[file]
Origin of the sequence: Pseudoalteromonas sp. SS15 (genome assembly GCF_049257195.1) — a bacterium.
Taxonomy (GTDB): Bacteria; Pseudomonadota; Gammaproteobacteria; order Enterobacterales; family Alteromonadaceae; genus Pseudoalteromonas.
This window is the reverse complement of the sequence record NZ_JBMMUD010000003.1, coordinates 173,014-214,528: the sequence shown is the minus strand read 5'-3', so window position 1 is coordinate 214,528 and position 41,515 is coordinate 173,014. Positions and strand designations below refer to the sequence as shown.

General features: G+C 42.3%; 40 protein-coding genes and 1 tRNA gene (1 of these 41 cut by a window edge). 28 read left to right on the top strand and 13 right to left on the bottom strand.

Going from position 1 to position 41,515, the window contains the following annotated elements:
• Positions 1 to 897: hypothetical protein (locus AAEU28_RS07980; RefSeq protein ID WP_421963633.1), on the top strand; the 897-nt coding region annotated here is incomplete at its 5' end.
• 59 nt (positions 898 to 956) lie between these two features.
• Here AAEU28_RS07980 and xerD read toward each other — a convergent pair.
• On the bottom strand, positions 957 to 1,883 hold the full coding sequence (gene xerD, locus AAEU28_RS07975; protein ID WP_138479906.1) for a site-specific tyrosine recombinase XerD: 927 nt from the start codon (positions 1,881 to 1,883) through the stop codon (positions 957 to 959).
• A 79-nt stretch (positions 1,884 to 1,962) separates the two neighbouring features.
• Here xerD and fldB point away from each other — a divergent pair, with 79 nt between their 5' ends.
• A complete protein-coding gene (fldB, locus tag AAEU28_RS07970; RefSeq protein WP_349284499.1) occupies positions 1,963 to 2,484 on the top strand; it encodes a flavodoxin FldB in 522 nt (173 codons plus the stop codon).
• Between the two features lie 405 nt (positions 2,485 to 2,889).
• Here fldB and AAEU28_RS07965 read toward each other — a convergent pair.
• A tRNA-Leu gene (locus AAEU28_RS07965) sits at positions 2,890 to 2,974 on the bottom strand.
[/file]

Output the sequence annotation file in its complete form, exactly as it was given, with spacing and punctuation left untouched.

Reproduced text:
Origin of the sequence: Pseudoalteromonas sp. SS15 (genome assembly GCF_049257195.1) — a bacterium.
Taxonomy (GTDB): Bacteria; Pseudomonadota; Gammaproteobacteria; order Enterobacterales; family Alteromonadaceae; genus Pseudoalteromonas.
This window is the reverse complement of the sequence record NZ_JBMMUD010000003.1, coordinates 173,014-214,528: the sequence shown is the minus strand read 5'-3', so window position 1 is coordinate 214,528 and position 41,515 is coordinate 173,014. Positions and strand designations below refer to the sequence as shown.

General features: G+C 42.3%; 40 protein-coding genes and 1 tRNA gene (1 of these 41 cut by a window edge). 28 read left to right on the top strand and 13 right to left on the bottom strand.

Going from position 1 to position 41,515, the window contains the following annotated elements:
• Positions 1 to 897: hypothetical protein (locus AAEU28_RS07980; RefSeq protein ID WP_421963633.1), on the top strand; the 897-nt coding region annotated here is incomplete at its 5' end.
• 59 nt (positions 898 to 956) lie between these two features.
• Here AAEU28_RS07980 and xerD read toward each other — a convergent pair.
• On the bottom strand, positions 957 to 1,883 hold the full coding sequence (gene xerD, locus AAEU28_RS07975; protein ID WP_138479906.1) for a site-specific tyrosine recombinase XerD: 927 nt from the start codon (positions 1,881 to 1,883) through the stop codon (positions 957 to 959).
• A 79-nt stretch (positions 1,884 to 1,962) separates the two neighbouring features.
• Here xerD and fldB point away from each other — a divergent pair, with 79 nt between their 5' ends.
• A complete protein-coding gene (fldB, locus tag AAEU28_RS07970; RefSeq protein WP_349284499.1) occupies positions 1,963 to 2,484 on the top strand; it encodes a flavodoxin FldB in 522 nt (173 codons plus the stop codon).
• Between the two features lie 405 nt (positions 2,485 to 2,889).
• Here fldB and AAEU28_RS07965 read toward each other — a convergent pair.
• A tRNA-Leu gene (locus AAEU28_RS07965) sits at positions 2,890 to 2,974 on the bottom strand.